Advocates of expiring tax credits for wind power projects will greet next week’s return of Congress with a multi-front campaign for extension of the incentives in the lame-duck session.
A bipartisan group of governors, under the umbrella of the 28-member Governors’ Wind Coalition, will hold a Tuesday press conference calling for an extension of the production tax credit that’s scheduled to expire at year’s end.
Iowa Gov. Terry Branstad (R) and Oregon Gov. John Kitzhaber (D) will be at the Capitol Hill event, while Colorado Gov. John Hickenlooper (D) and perhaps Kansas Gov. Sam Brownback will join by phone, an advisory states.
Separately, the Sierra Club has blanketed a Capitol Hill metro station with ads in advance of a multiday “wind week” campaign next week to promote extension of the credits.
“Wind power makes clean energy, good jobs and better future. Don’t blow it,” some of the ads state, showing images of people working on wind projects. The ads, shown here, will run for a month.
The wind industry calls the production tax credit vital to financing new projects, and says that uncertainty about its future is what’s behind a number of recent layoffs by companies such as Vestas Wind Systems.
The industry will shed 37,000 jobs if the credit expires, according to a study by the consulting firm Navigant that was commissioned by the American Wind Energy Association (AWEA).
“Wind week” will involve labor, environmental and wind industry groups, the Sierra Club said.
“Every day that Congress delays action means more layoffs and job losses for American workers. The wind industry doesn’t just support clean energy that keeps our air free of pollution, it also feeds the families of 75,000 workers,” Sierra Club President Michael Brune said in a statement.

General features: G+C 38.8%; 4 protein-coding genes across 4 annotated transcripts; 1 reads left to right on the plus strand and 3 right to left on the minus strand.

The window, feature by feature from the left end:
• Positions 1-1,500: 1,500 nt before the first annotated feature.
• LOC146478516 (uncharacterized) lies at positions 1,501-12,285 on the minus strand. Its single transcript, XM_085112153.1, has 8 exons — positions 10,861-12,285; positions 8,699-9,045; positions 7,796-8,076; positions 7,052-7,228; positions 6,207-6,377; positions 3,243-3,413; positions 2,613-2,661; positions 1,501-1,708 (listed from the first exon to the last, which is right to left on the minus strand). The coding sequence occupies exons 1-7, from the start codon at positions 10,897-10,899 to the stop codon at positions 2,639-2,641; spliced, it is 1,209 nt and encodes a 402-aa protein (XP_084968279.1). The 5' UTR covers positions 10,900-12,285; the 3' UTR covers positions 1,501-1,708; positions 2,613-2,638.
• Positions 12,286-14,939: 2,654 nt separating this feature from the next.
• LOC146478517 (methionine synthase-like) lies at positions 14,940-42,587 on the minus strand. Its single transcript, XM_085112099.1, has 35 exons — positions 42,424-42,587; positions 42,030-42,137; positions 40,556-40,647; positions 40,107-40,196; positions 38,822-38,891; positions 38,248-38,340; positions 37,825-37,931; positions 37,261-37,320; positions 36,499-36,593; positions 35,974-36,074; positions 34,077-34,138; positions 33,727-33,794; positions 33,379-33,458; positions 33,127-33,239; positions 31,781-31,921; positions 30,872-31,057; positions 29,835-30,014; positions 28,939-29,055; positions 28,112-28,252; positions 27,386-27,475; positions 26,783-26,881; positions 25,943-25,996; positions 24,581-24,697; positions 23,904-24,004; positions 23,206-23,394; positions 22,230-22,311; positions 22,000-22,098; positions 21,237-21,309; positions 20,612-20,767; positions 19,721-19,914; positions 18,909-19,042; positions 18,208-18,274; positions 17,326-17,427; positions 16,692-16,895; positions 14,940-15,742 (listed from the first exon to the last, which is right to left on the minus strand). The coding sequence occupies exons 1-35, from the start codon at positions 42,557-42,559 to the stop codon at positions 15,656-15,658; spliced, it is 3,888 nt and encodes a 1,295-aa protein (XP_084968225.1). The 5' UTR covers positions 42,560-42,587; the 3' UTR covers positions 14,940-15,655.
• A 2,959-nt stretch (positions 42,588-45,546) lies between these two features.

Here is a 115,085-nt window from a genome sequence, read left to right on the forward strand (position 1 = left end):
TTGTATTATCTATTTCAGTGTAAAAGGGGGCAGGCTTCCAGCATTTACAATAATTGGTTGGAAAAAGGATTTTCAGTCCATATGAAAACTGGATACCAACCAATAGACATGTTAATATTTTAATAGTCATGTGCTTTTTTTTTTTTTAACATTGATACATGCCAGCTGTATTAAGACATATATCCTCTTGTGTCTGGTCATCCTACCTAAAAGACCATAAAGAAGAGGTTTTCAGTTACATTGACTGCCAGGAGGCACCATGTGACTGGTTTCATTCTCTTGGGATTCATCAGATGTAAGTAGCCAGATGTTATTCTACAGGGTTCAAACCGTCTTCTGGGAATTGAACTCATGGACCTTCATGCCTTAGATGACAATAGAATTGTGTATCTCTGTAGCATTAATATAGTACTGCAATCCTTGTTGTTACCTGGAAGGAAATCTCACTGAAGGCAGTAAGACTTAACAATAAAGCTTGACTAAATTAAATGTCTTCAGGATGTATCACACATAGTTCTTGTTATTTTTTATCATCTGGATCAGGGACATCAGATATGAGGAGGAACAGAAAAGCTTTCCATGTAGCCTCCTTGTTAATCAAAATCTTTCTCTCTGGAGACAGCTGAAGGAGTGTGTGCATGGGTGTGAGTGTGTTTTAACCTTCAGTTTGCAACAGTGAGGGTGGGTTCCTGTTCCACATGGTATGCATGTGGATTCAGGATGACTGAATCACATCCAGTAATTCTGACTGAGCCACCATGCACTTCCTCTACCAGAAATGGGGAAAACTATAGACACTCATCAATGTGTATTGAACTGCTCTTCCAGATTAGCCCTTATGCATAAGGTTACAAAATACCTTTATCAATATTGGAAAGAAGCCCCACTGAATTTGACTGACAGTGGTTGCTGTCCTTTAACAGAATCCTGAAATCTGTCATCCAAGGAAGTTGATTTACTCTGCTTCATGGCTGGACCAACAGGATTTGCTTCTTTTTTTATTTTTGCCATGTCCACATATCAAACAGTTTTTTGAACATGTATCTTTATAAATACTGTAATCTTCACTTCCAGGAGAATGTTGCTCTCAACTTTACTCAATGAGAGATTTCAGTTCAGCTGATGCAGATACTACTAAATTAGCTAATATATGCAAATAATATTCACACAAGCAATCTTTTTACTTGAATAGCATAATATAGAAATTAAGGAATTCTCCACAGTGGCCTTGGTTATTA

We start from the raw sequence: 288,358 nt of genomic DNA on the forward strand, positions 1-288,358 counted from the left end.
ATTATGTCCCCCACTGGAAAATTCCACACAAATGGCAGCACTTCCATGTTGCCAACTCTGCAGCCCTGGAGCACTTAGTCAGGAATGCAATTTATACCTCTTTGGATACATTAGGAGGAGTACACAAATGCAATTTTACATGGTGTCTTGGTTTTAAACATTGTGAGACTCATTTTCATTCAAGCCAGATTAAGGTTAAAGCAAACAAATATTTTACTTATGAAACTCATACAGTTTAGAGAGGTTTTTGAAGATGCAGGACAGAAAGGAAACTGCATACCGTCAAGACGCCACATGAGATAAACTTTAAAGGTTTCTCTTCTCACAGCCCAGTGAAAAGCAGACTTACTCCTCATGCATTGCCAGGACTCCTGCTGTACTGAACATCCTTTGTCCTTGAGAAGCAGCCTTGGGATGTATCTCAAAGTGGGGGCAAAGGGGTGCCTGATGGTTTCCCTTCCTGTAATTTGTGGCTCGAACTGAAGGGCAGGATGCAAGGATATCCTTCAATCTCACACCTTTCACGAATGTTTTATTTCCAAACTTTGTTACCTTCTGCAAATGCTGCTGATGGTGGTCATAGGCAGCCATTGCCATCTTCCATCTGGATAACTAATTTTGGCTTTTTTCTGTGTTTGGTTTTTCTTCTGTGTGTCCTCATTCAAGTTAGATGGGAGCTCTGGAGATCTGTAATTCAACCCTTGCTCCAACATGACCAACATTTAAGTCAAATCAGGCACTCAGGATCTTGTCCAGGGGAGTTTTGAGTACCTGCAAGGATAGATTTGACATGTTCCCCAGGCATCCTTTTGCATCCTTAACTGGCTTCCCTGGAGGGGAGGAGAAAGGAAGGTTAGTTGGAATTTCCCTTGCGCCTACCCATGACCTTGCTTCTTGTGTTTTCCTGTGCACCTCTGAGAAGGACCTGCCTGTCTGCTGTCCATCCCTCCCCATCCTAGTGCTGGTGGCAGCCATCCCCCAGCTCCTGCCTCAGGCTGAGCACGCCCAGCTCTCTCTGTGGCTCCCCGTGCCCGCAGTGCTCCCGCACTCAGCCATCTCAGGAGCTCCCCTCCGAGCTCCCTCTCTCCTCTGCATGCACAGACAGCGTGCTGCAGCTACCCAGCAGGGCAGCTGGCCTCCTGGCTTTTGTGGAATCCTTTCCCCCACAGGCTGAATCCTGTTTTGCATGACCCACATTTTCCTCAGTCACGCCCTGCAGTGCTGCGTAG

Elsewhere, AWEA is lobbying hard for the credit and plans to deliver Congress a petition from wind industry workers – including veterans in the sector – as soon as next week.
The trade group’s fall symposium with industry officials in Arizona next week is also expected to feature strategizing over how to move the credit’s extension in the lame-duck session.
The 20-year-old credit has historically had bipartisan backing, but Republicans are increasingly criticizing green energy programs.
Critics of the credit are also boosting their efforts. The American Energy Alliance, a conservative group with fossil fuel industry backing, is circulating a new study on Capitol Hill that’s critical of the incentive.
It argues that the credit provides “training wheels” to an industry that doesn’t need them – especially at taxpayers’ expense.
The Senate Finance Committee in August approved a one-year extension of the credit, which carries an estimated cost of $12 billion over the next decade.
But the committee bill, which extends a series of expiring tax incentives, did not yet make it to the Senate floor. The House has not acted on the credit.
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